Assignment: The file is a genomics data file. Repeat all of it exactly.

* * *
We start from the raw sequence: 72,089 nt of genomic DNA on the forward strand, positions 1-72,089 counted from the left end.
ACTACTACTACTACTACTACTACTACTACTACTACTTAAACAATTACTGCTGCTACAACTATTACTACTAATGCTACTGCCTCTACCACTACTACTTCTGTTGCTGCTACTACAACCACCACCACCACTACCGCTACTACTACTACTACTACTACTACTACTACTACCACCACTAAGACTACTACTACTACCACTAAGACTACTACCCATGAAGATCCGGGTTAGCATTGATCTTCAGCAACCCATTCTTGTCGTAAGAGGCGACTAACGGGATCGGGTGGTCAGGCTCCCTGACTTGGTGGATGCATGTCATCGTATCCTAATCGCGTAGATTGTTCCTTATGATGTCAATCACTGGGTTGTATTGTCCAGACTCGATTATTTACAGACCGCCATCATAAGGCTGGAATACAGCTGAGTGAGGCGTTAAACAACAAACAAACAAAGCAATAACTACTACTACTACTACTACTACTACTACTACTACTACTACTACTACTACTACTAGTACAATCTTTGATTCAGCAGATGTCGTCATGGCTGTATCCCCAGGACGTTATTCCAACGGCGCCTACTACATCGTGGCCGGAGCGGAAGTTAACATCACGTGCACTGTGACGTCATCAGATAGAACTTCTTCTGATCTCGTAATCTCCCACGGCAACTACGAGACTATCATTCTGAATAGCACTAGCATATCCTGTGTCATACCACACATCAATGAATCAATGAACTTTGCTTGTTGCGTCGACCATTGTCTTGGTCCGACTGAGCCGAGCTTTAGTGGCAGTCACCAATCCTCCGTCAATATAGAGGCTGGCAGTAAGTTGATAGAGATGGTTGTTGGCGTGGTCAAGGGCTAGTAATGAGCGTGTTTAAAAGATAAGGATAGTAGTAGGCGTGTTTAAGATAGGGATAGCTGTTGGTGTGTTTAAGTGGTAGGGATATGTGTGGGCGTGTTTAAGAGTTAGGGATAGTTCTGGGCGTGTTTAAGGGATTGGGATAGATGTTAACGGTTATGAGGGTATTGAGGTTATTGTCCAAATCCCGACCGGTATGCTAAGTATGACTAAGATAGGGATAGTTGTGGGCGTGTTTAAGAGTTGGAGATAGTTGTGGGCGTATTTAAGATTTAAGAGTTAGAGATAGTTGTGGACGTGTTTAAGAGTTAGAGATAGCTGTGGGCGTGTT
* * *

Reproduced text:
We start from the raw sequence: 72,089 nt of genomic DNA on the forward strand, positions 1-72,089 counted from the left end.
ACTACTACTACTACTACTACTACTACTACTACTACTTAAACAATTACTGCTGCTACAACTATTACTACTAATGCTACTGCCTCTACCACTACTACTTCTGTTGCTGCTACTACAACCACCACCACCACTACCGCTACTACTACTACTACTACTACTACTACTACTACCACCACTAAGACTACTACTACTACCACTAAGACTACTACCCATGAAGATCCGGGTTAGCATTGATCTTCAGCAACCCATTCTTGTCGTAAGAGGCGACTAACGGGATCGGGTGGTCAGGCTCCCTGACTTGGTGGATGCATGTCATCGTATCCTAATCGCGTAGATTGTTCCTTATGATGTCAATCACTGGGTTGTATTGTCCAGACTCGATTATTTACAGACCGCCATCATAAGGCTGGAATACAGCTGAGTGAGGCGTTAAACAACAAACAAACAAAGCAATAACTACTACTACTACTACTACTACTACTACTACTACTACTACTACTACTACTACTAGTACAATCTTTGATTCAGCAGATGTCGTCATGGCTGTATCCCCAGGACGTTATTCCAACGGCGCCTACTACATCGTGGCCGGAGCGGAAGTTAACATCACGTGCACTGTGACGTCATCAGATAGAACTTCTTCTGATCTCGTAATCTCCCACGGCAACTACGAGACTATCATTCTGAATAGCACTAGCATATCCTGTGTCATACCACACATCAATGAATCAATGAACTTTGCTTGTTGCGTCGACCATTGTCTTGGTCCGACTGAGCCGAGCTTTAGTGGCAGTCACCAATCCTCCGTCAATATAGAGGCTGGCAGTAAGTTGATAGAGATGGTTGTTGGCGTGGTCAAGGGCTAGTAATGAGCGTGTTTAAAAGATAAGGATAGTAGTAGGCGTGTTTAAGATAGGGATAGCTGTTGGTGTGTTTAAGTGGTAGGGATATGTGTGGGCGTGTTTAAGAGTTAGGGATAGTTCTGGGCGTGTTTAAGGGATTGGGATAGATGTTAACGGTTATGAGGGTATTGAGGTTATTGTCCAAATCCCGACCGGTATGCTAAGTATGACTAAGATAGGGATAGTTGTGGGCGTGTTTAAGAGTTGGAGATAGTTGTGGGCGTATTTAAGATTTAAGAGTTAGAGATAGTTGTGGACGTGTTTAAGAGTTAGAGATAGCTGTGGGCGTGTT